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- Meaning

- Word order

- Usage

    - Still and Yet in negative sentences



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Level: Level: Easy



We use STILL to say that something has not finished  (we look to the past)
- It's still raining  (it started raining in the past and it has not stopped)

We use YET to say that we expect something to happen and it has not happened... but we think it will.  (we look to the future)
- Annie hasn't arrived yet. She's late


STILL goes in mid-position (before normal verbs and after special verbs: modals and auxiliaries)
- I still love you
- I can't still see anything

But in negative sentences it often goes before all verbs, normal or special!, especially when verb+NOT are contracted.
- I still can't see anything

YET always goes at the end of the sentence
- The movie hasn't started yet


We use STILL in all kinds of sentences

(+) I didn't forget. I'm still thinking about it
(-) I've read your explanations, but I still can't understand
(?) Are you still working for Microsoft?

We only use YET in negatives and questions

(-) Wait for me, I haven't finished yet!
(?) Has your father arrived yet?


STILL and YET in negatives and questions

Remember that STILL looks to the past and YET looks to the future

1- I still don't have a job  (I've been looking for a job in the past but I don't have a job)
2- I don't have a job yet  (but I will, sooner or later)

Case 1 thinks of the situation as something that was negative and is negative.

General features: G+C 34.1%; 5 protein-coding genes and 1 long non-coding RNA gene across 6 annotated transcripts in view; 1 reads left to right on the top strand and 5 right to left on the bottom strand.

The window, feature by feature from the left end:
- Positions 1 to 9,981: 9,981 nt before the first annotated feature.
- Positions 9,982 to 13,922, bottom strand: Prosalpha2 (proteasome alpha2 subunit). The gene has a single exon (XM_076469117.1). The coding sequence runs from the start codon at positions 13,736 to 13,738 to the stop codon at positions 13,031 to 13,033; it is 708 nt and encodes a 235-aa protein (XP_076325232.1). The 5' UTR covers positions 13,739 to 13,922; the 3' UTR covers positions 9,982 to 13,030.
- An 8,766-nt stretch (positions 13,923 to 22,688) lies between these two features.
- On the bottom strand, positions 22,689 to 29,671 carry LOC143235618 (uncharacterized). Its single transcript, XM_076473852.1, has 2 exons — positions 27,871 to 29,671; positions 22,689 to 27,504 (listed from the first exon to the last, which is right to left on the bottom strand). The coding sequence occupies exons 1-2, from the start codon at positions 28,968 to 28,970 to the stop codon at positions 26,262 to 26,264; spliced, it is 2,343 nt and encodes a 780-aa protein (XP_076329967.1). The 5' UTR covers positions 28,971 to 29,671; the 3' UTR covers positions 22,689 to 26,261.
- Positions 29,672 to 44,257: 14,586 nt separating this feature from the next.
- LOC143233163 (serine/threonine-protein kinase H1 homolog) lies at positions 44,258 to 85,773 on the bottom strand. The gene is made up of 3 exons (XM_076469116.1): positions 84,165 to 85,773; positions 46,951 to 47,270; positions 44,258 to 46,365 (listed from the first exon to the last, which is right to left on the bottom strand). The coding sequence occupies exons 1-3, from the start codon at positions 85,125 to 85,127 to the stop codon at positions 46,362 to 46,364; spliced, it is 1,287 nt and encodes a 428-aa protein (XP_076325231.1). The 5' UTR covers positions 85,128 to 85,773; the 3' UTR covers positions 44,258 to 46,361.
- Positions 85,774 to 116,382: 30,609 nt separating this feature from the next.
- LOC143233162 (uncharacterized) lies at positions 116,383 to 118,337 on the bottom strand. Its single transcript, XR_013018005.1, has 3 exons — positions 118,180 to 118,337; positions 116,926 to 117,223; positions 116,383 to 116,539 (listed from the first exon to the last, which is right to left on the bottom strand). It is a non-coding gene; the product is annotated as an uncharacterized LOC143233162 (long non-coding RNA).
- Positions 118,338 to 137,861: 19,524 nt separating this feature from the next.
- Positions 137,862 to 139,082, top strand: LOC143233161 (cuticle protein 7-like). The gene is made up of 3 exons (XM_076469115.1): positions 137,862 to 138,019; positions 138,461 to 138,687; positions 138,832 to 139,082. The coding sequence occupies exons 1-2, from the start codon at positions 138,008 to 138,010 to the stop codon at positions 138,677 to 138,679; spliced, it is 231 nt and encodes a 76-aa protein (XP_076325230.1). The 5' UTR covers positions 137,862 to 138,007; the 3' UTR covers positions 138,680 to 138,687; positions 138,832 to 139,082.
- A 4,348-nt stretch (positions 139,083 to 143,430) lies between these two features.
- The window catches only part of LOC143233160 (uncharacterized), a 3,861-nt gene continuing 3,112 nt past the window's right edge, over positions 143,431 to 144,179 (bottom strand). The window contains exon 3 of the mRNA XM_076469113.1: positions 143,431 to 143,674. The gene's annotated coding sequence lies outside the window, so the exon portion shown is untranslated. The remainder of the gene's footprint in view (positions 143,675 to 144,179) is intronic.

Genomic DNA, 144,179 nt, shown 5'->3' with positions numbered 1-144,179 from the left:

Case 2 thinks of the situation as something that is negative but will be positive.
So the situation is the same, but in 1 we are pessimistic about it and in 2 we are more optimistic.

In questions we also have the past/future look: STILL asks if a past action continues or not, and YET asks if something is true or we must wait a bit more.

- Is it still raining? (the past rain continues or not?)
- Is it raining yet?  (is the action true now? if not, I expect it to be true in the future)



STILL and YET can also be used as connectors to express contrast. In that case they both mean exactly the same:

- I believe you. Yet, I think you are exaggerating = I believe you. Still, I think you are exaggerating

(click here for the contrast connectors)


Note for Spanish Speakers

AFIRMATIVAS: STILL se puede traducir por: Todavía, Aún, o también por: Sigue + gerundio
It's still raining= Todavía está lloviendo = Aún llueve = Sigue lloviendo

NEGATIVAS:  STILL= Sigue sin       YET= Todavía/aún:
- I still don't have a job = sigo sin tener trabajo (¡qué vida esta!)
- I don't have a job yet = todavía no tengo trabajo (pero estoy buscando, a ver si pronto me sale algo)

- Is it still raining? = ¿Sigue lloviendo?  (¿aún no ha dejado de llover?)
- Is it raining yet? = ¿Ya está lloviendo? (¿Ya ha empezado a llover?)


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